Working on this animation was essentially an extended exercise in acclimating to the After Effects interface and getting to know its different features, effects, and functions.
In the course of working on this project, I experimented with track mattes, blending modes, motion graphics effects, a variety of slightly more off-the-beaten-path keyframe manipulations (such as trim paths, pen-tool-aided path creation, and speed graphs), sound design, text animation, masking, and others. With the exception of the video of the ocean and fire from the title scene, I created all visual assets in the piece, either in Photoshop or directly in After Effects. The music, which I looped and distorted, is by Ryuichi Sakamoto, Scott Walker, and Celer.
For my second, extended animation piece, I wanted to do something that doesn’t necessarily rely on a singular character or persona. Given the time constraints for putting this piece together (~two or three weeks), animating, scripting, and modeling a character (and accommodating for its movement, shading, and so on) seems a little cumbersome. I’d prefer instead to focus on a simple avatar and its dynamic interaction with a series of interesting tableau-like backgrounds.
Here is the avatar/character I plan to use for my animation:
I created it in Adobe Photoshop using the brush feature and a palette of different colors I made in the upper left corner. Here’s a screenshot of my work environment:
I simply went back and forth, between dark shades and light, between the lighter yellow to mustard and brownish to black, adding shadow, inserting color, or introducing white, and evening it all out with multiple layers of soft (brush hardness set to 0%) strokes.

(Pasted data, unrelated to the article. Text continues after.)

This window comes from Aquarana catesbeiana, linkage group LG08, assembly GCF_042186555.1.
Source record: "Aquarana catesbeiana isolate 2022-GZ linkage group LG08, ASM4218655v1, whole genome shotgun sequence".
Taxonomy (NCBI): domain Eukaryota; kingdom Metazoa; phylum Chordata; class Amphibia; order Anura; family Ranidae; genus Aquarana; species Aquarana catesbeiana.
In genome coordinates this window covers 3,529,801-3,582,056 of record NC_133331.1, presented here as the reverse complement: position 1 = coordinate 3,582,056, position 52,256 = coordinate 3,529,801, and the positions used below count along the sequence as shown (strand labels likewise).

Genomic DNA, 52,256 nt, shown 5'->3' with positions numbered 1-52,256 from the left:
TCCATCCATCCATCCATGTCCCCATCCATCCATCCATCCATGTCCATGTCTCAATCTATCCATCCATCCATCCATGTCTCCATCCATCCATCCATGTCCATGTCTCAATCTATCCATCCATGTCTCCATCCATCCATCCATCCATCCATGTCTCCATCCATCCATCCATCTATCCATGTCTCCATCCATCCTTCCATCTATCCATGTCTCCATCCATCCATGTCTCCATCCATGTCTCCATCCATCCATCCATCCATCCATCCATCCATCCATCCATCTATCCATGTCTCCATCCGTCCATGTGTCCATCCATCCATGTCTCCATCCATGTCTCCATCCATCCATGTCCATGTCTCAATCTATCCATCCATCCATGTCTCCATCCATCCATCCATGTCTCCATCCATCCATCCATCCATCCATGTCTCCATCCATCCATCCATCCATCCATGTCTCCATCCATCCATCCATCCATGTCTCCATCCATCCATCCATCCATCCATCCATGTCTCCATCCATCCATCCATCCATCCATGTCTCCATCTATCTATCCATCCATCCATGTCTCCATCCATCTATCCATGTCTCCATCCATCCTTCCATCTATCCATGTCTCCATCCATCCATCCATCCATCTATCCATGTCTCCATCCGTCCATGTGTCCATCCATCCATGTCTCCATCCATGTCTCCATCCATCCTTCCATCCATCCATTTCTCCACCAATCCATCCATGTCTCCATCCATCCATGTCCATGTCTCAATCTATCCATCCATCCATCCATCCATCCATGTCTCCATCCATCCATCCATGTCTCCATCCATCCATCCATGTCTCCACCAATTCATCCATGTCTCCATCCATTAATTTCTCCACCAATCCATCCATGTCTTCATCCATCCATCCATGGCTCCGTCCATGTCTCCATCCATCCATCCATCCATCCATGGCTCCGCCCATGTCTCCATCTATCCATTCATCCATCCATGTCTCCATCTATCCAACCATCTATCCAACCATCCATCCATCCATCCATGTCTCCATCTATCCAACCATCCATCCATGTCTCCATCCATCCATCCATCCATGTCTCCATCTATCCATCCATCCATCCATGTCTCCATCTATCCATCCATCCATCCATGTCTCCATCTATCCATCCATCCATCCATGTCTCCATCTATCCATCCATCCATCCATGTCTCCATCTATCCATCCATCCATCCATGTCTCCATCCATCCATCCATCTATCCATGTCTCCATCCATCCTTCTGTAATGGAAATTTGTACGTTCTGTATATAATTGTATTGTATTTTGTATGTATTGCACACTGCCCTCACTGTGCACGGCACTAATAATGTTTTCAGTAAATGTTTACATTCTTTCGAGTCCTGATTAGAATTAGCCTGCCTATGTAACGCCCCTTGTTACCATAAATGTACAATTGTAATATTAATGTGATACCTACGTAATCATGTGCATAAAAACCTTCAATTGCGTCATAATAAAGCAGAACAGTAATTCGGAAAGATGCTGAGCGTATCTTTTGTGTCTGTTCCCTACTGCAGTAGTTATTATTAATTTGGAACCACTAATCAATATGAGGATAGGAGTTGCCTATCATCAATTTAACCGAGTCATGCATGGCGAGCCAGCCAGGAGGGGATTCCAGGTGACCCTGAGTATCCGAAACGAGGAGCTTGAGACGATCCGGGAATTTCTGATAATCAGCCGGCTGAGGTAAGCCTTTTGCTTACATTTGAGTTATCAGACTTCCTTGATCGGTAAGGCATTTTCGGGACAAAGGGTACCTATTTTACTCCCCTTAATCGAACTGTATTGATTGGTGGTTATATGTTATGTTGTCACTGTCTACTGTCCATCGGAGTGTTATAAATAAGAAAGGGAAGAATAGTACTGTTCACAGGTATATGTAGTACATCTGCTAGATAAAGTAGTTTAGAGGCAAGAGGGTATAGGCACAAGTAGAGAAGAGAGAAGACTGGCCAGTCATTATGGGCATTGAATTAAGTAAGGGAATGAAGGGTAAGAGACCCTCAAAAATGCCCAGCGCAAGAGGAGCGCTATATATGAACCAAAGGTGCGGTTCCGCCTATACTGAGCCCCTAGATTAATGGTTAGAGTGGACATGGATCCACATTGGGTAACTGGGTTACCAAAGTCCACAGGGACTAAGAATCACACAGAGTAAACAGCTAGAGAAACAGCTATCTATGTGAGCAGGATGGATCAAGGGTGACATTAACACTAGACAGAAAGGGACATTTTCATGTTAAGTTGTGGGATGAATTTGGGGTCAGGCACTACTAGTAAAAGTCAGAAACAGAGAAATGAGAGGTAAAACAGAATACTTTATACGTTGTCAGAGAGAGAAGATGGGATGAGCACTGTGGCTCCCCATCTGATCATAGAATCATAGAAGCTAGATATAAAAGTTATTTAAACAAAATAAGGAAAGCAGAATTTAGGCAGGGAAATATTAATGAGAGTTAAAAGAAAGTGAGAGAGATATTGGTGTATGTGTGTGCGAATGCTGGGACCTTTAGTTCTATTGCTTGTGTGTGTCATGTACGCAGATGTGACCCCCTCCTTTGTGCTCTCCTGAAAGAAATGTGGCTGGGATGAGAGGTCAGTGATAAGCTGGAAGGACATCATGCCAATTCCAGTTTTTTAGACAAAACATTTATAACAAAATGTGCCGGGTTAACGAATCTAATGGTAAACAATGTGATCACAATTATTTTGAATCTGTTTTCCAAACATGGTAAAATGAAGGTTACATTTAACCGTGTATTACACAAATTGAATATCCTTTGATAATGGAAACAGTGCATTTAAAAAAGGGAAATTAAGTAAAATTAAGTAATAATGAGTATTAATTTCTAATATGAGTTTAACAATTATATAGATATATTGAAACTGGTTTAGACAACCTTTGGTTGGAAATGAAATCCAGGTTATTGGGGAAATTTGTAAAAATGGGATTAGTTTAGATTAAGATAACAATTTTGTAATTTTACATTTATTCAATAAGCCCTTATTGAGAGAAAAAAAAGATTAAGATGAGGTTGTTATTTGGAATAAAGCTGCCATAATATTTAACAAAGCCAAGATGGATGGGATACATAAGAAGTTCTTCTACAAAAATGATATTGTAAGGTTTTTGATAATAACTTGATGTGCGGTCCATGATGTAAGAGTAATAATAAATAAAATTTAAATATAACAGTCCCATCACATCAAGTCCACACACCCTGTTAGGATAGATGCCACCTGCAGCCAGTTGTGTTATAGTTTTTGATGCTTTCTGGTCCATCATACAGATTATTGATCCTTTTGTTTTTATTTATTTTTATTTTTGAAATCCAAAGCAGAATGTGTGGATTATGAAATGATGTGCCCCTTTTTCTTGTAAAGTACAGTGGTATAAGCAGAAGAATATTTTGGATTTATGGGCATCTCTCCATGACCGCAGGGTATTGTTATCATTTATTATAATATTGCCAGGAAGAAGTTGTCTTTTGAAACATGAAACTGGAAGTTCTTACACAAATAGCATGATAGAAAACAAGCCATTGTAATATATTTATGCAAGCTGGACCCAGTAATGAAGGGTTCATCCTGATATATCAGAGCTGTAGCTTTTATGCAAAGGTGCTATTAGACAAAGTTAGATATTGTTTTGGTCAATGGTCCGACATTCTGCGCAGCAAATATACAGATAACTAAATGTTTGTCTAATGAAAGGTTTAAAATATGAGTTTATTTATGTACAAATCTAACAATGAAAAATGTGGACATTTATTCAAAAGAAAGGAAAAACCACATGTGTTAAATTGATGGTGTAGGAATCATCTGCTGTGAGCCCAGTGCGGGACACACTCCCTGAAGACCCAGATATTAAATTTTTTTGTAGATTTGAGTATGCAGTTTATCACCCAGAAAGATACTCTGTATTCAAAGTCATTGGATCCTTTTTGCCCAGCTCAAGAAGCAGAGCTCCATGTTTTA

I will likely add to this yellow orb avatar and create alternates for a variety of scenarios over the course of the composition of my animation. I plan on creating lighter versions, darker, more shadowy versions, as well as versions with higher reflectivity for brighter light scenes.
I teamed up with Isa Vento and Erin Cooney for this assignment. Together we set out to make an abstract stop-motion short of ~thirty seconds’ length.
We had little sense of what we wanted to make going in; all we decided upon before the actual filming was the elements involved: manipulable clay, a sort of “found object”, and a green screen background.
Over the course of an uninterrupted ~six hour shoot, we improvised, experimented, and compromised, piecing together the short using the Dragonframe software, which made the process of capturing each frame (and later, binding them together into a moving image) a whole lot easier than it would have been manually operating the camera.
Here is the final piece (the music used is from Erin’s work as “Nire”):